Ségur reported that the red-headed Lafayette was mad with jealousy over Aglaé and could think of no one else. Once, under this spell of passion, Lafayette spent an entire night trying to induce Ségur to fight a duel for her. Agalé apparently knew nothing at the time of Lafayette’s attempt to fight a duel or of his jealous passion for her.
While Lafayette was fighting in America and continuing to make a name for himself, he was frequently sidetracked thinking about Aglaé. He even went so far as to write her a letter that was bundled with other letters, including some to Lafayette’s wife, Adrienne. Then in April, Lafayette received a packet of letters back.
Among the letters was one that did not make Lafayette happy. There was “a disturbing report about malicious gossip in Paris coupling his name with that of Aglaé.” Apparently, according to Lafayette, a mean trick had been played that consisted of a song about his relationship with Aglaé. Lafayette further clarified the incident in a letter to his brother-in-law:
The outcome of that pleasantry will probably be to make her forever unhappy and to make me come to swords’ points with a man against whom I can in all conscience defend myself only halfway. But the society of Paris will console itself with a song … It hurts to have them come two thousand leagues looking for me to be the hero of the current scandal and for a woman who is two thousand leagues from the flirtations and intrigues of Paris to make her the victim of some wicked fiction. Let me know, my dear brother, whether they speak to you about it as a joke or if they really make a serious bit of malice out of it.
Of all the glories heaped upon Lafayette, perhaps the most thrilling was the attention that Aglaé paid to him when he returned from America as a hero. Juicy rumours sprang up immediately accusing Lafayette and Aglaé of being more than mere friends. Before long, their relationship proved too conspicuous, too passionate, and too scandalous.
Their relationship also drew criticism from Algaé’s family, particularly her mother, the Marquise de Barbanily. Despite Aglaé’s husband being seemingly fine with Algaé’s relationship with Lafayette, the Marquise was livid about it. The Marquise thought Lafayette was too well-known and her daughter too obvious. Moreover, the Marquise hated the gossip and begged Aglaé to return to her husband. Lafayette made a half-hearted attempt to meet and smooth things over with Aglaé’s mother, but the meeting never came to fruition.
From the start, Lafayette and Aglaé’s love affair proved unhappy. Although Lafayette’s wife remained faithful and loyal behind the scenes, Adrienne’s family was extremely unhappy with the situation. Their unhappiness, in turn, made Lafayette unpopular at Louis XVI’s court, and Aglaé was shunned. Moreover, Algaé’s old lover, the Duke of Chartres, annoyed Lafayette and Aglaé at every turn.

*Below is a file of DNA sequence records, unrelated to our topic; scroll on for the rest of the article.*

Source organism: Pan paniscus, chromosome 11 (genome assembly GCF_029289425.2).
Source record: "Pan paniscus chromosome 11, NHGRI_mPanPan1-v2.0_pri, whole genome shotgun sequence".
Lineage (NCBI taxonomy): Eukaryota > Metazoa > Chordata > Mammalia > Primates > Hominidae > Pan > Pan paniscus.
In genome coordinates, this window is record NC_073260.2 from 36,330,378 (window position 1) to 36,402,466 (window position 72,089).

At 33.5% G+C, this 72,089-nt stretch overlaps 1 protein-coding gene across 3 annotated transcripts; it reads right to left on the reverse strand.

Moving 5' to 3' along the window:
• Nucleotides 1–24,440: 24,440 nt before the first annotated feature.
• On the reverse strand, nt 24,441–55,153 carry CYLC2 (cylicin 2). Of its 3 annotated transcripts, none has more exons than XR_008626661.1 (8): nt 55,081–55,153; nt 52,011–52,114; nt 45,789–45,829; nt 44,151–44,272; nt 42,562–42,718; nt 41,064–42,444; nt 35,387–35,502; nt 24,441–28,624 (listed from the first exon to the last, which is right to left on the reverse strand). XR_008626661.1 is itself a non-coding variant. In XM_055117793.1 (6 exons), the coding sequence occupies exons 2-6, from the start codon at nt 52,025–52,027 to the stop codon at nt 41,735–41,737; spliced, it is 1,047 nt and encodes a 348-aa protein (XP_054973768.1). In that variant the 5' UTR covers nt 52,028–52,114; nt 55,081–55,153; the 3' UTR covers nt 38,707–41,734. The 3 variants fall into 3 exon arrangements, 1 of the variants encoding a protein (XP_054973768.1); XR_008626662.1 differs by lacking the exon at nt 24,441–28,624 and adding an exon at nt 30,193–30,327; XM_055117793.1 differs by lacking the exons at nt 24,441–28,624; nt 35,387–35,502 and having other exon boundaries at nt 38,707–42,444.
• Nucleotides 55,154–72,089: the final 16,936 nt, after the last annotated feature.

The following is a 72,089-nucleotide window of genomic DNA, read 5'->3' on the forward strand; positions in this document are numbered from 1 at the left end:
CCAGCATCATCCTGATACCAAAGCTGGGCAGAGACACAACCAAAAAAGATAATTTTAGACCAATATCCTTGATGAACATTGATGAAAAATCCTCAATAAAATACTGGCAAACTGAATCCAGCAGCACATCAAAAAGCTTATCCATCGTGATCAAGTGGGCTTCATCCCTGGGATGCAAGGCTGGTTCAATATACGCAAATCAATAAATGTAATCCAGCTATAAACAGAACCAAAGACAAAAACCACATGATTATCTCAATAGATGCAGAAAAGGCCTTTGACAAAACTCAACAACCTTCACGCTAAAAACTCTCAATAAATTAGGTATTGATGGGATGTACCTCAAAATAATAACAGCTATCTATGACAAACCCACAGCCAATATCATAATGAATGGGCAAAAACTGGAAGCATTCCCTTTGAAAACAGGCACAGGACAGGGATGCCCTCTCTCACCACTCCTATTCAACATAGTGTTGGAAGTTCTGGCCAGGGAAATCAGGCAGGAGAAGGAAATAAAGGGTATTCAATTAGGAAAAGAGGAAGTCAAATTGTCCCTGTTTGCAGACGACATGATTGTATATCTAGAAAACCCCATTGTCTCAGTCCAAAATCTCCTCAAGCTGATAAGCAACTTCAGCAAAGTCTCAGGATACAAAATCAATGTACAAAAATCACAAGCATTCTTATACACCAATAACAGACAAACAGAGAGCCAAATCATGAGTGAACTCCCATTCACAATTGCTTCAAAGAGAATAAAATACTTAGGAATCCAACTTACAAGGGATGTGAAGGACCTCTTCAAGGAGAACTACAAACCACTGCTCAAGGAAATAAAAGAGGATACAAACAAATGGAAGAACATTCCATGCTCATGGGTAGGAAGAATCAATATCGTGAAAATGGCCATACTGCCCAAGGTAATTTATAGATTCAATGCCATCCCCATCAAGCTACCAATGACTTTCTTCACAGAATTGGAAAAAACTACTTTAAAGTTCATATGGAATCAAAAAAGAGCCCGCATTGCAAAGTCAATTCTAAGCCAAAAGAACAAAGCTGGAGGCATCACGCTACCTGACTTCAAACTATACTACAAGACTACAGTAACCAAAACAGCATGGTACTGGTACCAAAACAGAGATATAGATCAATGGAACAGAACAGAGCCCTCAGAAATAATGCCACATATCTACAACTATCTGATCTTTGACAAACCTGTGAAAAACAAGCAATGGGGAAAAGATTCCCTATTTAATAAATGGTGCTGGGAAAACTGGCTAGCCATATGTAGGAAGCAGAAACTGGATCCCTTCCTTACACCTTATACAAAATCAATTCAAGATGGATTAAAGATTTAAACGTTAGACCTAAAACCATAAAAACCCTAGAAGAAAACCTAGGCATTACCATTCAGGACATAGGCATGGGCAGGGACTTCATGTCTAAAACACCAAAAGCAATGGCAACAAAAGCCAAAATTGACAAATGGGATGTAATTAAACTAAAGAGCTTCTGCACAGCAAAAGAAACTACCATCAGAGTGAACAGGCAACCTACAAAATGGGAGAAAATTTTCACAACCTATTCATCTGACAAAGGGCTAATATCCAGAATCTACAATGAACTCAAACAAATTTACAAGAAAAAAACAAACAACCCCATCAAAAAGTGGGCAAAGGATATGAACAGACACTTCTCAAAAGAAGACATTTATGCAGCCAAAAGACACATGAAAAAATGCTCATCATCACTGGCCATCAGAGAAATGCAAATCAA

Lafayette and Aglaé’s relationship was supposedly full of passion. Yet, with passion also came many brutal lover quarrels. Allegedly, during nearly every fight, she told Lafayette she wanted to end their relationship. Lafayette always refused to accept it.
Lafayette reputedly begged Aglaé to give him an explanation as to why their relationship should end, and then whatever she said, he refused to accept. He moped about and then became angry or persistent until he somehow convinced her to continue their relationship. Eventually, however, Aglaé begged him to leave Paris and to think about the painfulness of her situation as the constant gossip proved distressing to her.
Lafayette finally relented. In March of 1783, he travelled the dusty roads to his birthplace in Chavaniac. Lafayette had not been back there for ten years. The time and distance allowed him to think clearly, and he came to a momentous decision. His letter began, “You are too cruel, my dear Aglaé. You realize my heart’s torments,” and it ended with him reluctantly releasing her for good.
You put in my hands your peace of mind, your safety, and much more … You understand the extent of my sacrifice. … I will silence my heart. [However,] all that you are, all that I owe to you, justifies my love, and nothing, not even you would keep me from adoring you.
Although Aglaé may have thought all the gossip would stop when her relationship with Lafayette ended, it did not. In fact, one critic penned that Aglaé was “a woman who was outwardly a prude though inwardly corrupt.” There were also new claims that she was leading a dissolute life, had delivered Chartres’s child, and was currently pregnant by a lackey. Her own family became resentful towards her, perhaps even disowned her, and, thus, she gave up public life and entered a convent.
Louis Gottschalk, Lady-in-Waiting: The Romance of Lafayette and Aglaé de Hunolstein, Baltimore: The John Hopkins Press, 1939.
Gottschalk, Louis. Lafayette in America. Arveyres, France: L’Esprit de Lafayette Society, 1975.
Ségur, Louis P. d. Memoirs and recollections of Count Segur … Written by himself … Translated from the French. Boston: E. Bliss and E. White, 1825.
A View of Paris from the Pont Neuf by Nicolas-Jean-Baptiste Raguenet, 1763, Getty Museum (image via Wikimedia Commons)